Monday, April 07, 2008

The World Through Rose-Tint

The Canadiens win the East.

8 wins against their first-round opponent already and a some wins to finish the season have people in Montreal a pretty positive state of mind. And, why not? After all, the Canadiens have played very well. they have finally learned ways to hang on to leads and beat teams they couldn't undo for years.

Mike Boone, in particular, is Mr. Positive. He calls the Canadiens last 3 games flawless.


Apparently the crown jewel was the Ottawa shutout where we held them to 27 shots. We let them take 32 on the night, but what's 5 shots once the rose-coloured glasses go on? It was also news to me (and Carey Price) that the Habs are now a defensive fortress thanks to Selke-winning coaches:

Ottawa was held to 27 shots and shut out. Buffalo and Toronto each scored once on 27 shots.

Earlier in the season, Canadiens routinely surrendered 35 to 40 shots a game.

That was then. This is now.

With a team assembled by Bob Gainey and coached by Guy Carbonneau – seven Selke Trophys between them, and Doug Jarvis won another – the Canadiens are stifling opponents.


I'm probably being a bit of a stickler, but it's been my role and duty all season to keep heads level when they are going too far one way or the other.

For the record, prior to their sub-30 shot last 3 games (of which one was actually over 30 shots), the Habs let up more than 35 shots in 5 straight contests. In March, they let opponents shoot on Price and Halak more than 35 times in 10 out of 14 games. That was then, but it was also now 3 games ago.

It's alright to be positive, but let's not kid ourselves: we won many more games due to offensive outburst and PP dominance than by holding opponents in some kind of shotless purgatory.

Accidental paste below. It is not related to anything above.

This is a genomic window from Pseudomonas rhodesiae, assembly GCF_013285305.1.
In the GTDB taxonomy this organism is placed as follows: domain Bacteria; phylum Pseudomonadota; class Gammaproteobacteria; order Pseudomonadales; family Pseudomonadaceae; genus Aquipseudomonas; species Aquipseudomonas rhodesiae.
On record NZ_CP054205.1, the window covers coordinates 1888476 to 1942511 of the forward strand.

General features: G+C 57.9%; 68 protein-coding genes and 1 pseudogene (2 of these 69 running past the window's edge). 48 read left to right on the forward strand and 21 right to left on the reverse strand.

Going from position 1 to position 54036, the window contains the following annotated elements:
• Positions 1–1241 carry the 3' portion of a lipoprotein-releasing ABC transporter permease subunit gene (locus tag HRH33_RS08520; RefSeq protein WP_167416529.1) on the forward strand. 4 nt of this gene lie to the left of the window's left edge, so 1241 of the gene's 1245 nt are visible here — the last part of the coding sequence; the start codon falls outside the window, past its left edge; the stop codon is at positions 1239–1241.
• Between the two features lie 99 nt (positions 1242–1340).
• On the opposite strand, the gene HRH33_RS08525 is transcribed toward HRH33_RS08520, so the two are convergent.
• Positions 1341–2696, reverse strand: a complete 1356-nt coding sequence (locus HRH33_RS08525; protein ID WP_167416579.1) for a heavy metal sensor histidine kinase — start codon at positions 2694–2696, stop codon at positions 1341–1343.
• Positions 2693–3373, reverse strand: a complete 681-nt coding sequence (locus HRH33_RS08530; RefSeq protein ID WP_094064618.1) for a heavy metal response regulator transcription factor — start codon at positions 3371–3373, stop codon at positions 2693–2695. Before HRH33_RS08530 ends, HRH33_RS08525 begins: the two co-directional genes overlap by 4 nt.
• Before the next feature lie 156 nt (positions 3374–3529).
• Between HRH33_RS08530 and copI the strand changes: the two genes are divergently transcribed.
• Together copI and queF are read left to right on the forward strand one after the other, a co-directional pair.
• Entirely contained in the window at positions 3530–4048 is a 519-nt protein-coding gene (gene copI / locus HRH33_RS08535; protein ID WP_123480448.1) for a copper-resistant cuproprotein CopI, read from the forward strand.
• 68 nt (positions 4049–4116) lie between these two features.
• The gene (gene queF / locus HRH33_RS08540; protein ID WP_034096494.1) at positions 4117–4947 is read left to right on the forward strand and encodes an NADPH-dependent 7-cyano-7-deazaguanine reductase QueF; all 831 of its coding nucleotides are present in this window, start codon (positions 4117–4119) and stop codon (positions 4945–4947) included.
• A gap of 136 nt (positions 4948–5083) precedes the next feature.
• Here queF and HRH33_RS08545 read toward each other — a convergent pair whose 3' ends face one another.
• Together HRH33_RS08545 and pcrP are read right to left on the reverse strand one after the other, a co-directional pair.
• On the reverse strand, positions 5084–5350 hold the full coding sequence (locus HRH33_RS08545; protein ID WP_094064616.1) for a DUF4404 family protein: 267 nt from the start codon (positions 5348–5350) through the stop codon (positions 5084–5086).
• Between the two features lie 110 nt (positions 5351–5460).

As it applies to Round 1

This lesson is important, and I hope the Habs know that. If the Canadiens suddenly fancy themselves defensive shutdown specialists, they will be playing into the hands of teams who can't run and gun, like say the Bruins. In my opinion, it will be critical the Habs press home their PP and offensive advantages and not slip into a playoff defensive cliche.

As you've heard, and worked out, the Bruins won a lot of games this year – more against teams not called the Canadiens than the Habs managed against teams not from Boston. Well, how did they do that? Not scoring. No 30-goal men here. Two 20+ goalscorers – one called Kobasew. Their goaltending has been stellar at times and has won them many games, but they let up the identical number of goals against that we did. What's the key then?

Well, something I would call caginess. This team has found ways to stay in games and win some tough ones, got points out of 13 losses too.

Always beware a cagey team. Habs fans should know this better than anyone. When we've met the Bruins in series past, with the situation reversed, we emerged with victory due to caginess of our own.

I'll leave with this as some food for thought ahead of Thursday:

In games after losses to the Canadiens:

- the Bruins got points in every game

- went 7-0-1 (the OTL was against the Habs)

- cranked up their D, only allowing 14 goals in 8 contests

- cranked up their O, 27 goals in 8 games


In contrast, the Habs went 4-4-0, allowing 31 goals in 8 games.


Also consider the only time we played the Bruins in back-to-back games, they got points from us.


If you've read this far, please know that I am positive. I like the Habs offense and defense better than the Bruins. If the Habs play their game, they are superior.

I would really guard, though, against changing style of play from the the formula for success thus far, and most all against wearing rose-coloured glasses...

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